Every Single Kid Currently In The Northern Territory’s Youth Detention Centres Is Indigenous
Every. Single. Kid.
Hidden in the midst of the Northern Territory’s Estimates Committee debate last week was a truly harrowing statistic: 100 percent of young people currently in youth detention in the Northern Territory are Indigenous.
Every single kid locked up in the Northern Territory is Indigenous, according to the government’s own numbers. That should ring alarm bells.
Every single child held in NT prisons is Aboriginal. Australian apartheid in action pic.twitter.com/4fQtBAuzPa
— Padraic Gibson (@paddygibson) June 25, 2018
The Northern Territory has long had a much higher proportion of Indigenous kids in detention than any other state, but 100 percent is especially high. In 2016, the proportion was 97 percent. In 2015-16, it was 94 percent.
Compare that to the nation as a whole, where as of 2017 Indigenous young people represented 53 percent of all youth in detention (a number that is still extraordinarily high when you consider that Indigenous Australians are estimated to make up around 3 percent of the total population). That means that in 2017, Indigenous young people (between the ages of 10-17) were 24 times as likely to be in detention compared to non-Indigenous youth.
The Northern Territory detention centres we’re talking about here, by the way, are Don Dale and Alice Springs Youth Detention Centre — the centres where abuses were so bad they triggered a Royal Commission. That Royal Commission has made its recommendations, some of which have been implemented, some of which haven’t. But whether or not Don Dale is a better place to be now, it should be clear that it should not be a place entirely full of Indigenous kids.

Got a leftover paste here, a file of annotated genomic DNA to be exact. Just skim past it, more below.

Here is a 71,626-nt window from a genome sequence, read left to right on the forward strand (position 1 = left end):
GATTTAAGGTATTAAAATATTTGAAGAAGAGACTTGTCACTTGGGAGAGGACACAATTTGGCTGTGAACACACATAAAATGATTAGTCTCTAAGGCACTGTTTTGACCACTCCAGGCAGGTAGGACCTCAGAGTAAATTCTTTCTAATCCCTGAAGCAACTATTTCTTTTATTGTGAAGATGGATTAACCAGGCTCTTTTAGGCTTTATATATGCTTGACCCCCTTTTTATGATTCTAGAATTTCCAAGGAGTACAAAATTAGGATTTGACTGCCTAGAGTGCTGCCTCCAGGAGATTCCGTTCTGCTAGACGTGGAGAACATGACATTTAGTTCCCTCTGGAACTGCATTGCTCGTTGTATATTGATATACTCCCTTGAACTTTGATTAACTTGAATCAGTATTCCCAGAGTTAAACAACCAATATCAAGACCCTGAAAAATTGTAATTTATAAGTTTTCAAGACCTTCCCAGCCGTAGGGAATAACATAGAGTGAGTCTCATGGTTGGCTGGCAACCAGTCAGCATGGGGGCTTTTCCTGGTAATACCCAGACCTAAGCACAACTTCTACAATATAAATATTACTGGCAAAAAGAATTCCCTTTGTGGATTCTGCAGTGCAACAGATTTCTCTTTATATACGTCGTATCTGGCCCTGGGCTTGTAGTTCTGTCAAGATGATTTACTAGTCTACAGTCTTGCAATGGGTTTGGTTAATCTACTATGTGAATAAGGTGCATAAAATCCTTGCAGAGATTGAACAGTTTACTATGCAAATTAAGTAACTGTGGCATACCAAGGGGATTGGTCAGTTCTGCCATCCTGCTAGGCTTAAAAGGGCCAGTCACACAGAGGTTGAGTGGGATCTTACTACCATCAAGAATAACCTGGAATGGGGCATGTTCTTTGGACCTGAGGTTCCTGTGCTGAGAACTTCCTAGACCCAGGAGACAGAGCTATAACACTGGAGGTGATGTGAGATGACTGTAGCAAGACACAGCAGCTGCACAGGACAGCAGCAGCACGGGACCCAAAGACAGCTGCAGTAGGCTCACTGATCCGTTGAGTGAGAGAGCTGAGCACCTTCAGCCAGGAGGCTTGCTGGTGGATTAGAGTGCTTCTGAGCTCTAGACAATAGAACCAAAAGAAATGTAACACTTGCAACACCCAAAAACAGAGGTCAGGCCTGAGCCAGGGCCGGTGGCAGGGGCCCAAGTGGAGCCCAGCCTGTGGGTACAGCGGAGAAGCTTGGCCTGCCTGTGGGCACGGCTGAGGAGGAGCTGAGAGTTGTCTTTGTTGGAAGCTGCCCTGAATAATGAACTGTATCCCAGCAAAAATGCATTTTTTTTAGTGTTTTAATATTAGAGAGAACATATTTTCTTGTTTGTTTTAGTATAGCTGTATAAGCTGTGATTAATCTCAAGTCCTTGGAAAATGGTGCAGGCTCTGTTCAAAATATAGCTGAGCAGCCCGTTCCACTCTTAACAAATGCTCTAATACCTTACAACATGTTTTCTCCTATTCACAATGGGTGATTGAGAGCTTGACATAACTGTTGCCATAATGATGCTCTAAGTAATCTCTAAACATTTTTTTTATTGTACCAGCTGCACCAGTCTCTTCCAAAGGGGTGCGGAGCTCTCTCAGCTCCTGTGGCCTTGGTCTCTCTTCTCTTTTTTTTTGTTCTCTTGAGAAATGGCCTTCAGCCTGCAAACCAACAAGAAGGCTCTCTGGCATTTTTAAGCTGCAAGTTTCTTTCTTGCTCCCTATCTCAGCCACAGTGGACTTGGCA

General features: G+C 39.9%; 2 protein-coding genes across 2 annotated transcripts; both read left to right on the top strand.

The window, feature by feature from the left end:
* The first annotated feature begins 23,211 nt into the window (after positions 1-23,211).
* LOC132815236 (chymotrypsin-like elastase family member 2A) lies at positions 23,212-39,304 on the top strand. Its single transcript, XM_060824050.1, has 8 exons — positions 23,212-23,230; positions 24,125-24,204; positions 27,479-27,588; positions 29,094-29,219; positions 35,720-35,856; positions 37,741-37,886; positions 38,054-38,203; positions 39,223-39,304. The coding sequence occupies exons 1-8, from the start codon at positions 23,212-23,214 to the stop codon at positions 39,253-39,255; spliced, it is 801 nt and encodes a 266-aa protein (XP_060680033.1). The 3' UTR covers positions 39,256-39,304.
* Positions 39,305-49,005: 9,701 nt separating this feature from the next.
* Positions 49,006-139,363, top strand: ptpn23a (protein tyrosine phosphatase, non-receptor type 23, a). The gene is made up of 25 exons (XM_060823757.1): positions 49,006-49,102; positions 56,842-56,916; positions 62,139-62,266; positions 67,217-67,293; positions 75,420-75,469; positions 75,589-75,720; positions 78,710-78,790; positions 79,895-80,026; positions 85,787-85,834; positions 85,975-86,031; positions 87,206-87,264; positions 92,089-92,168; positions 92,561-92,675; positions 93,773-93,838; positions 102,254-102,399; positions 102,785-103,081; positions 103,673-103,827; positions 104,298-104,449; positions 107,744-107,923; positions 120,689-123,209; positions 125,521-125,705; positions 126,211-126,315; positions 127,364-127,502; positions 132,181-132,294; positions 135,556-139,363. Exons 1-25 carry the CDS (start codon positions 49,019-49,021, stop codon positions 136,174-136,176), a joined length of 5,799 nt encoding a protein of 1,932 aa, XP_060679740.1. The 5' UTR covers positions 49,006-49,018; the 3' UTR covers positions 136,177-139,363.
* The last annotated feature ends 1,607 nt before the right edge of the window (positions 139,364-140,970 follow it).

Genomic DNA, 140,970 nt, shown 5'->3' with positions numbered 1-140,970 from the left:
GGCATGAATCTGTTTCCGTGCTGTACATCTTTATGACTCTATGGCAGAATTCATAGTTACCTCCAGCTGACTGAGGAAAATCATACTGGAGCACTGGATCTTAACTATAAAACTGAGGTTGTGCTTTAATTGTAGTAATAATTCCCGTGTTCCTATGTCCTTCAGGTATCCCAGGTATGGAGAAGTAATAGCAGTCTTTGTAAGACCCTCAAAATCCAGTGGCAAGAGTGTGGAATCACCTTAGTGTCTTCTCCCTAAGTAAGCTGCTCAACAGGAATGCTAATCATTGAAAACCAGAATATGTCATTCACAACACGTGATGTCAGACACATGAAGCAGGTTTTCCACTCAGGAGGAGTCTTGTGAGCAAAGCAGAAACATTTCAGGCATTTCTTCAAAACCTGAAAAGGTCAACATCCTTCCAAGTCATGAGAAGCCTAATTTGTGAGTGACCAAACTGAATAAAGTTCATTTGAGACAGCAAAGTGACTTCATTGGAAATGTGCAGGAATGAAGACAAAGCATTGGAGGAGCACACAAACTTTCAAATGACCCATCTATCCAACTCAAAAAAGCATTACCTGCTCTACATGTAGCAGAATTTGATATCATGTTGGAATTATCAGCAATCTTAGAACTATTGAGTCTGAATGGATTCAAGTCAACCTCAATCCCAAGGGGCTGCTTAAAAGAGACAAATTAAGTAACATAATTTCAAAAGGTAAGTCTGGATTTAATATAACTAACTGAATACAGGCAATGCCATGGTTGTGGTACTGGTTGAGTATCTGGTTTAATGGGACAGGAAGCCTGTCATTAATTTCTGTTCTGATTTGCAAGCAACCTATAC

And according to the same Senate Estimates hearing that revealed 100 percent of kids in detention are Indigenous, the total number of kids in detention haven’t decreased all that much. There are an average of 38 kids in detention each day in 2018, which is down from an average of 49 per day in 2017. It’s up, however, from the average of 27 kids a day a decade ago in 2008-9. This is what the trend looks like, according to figures from the Northern Territory Correctional Services and Youth Justice Annual Statistics 2015-16.
There’s plenty more worrying data out there — this is just a snippet. It’s an absolutely horrifying snippet though. We should be doing better.
You can read the full Senate Estimates transcript here if you’d like to see it for yourself.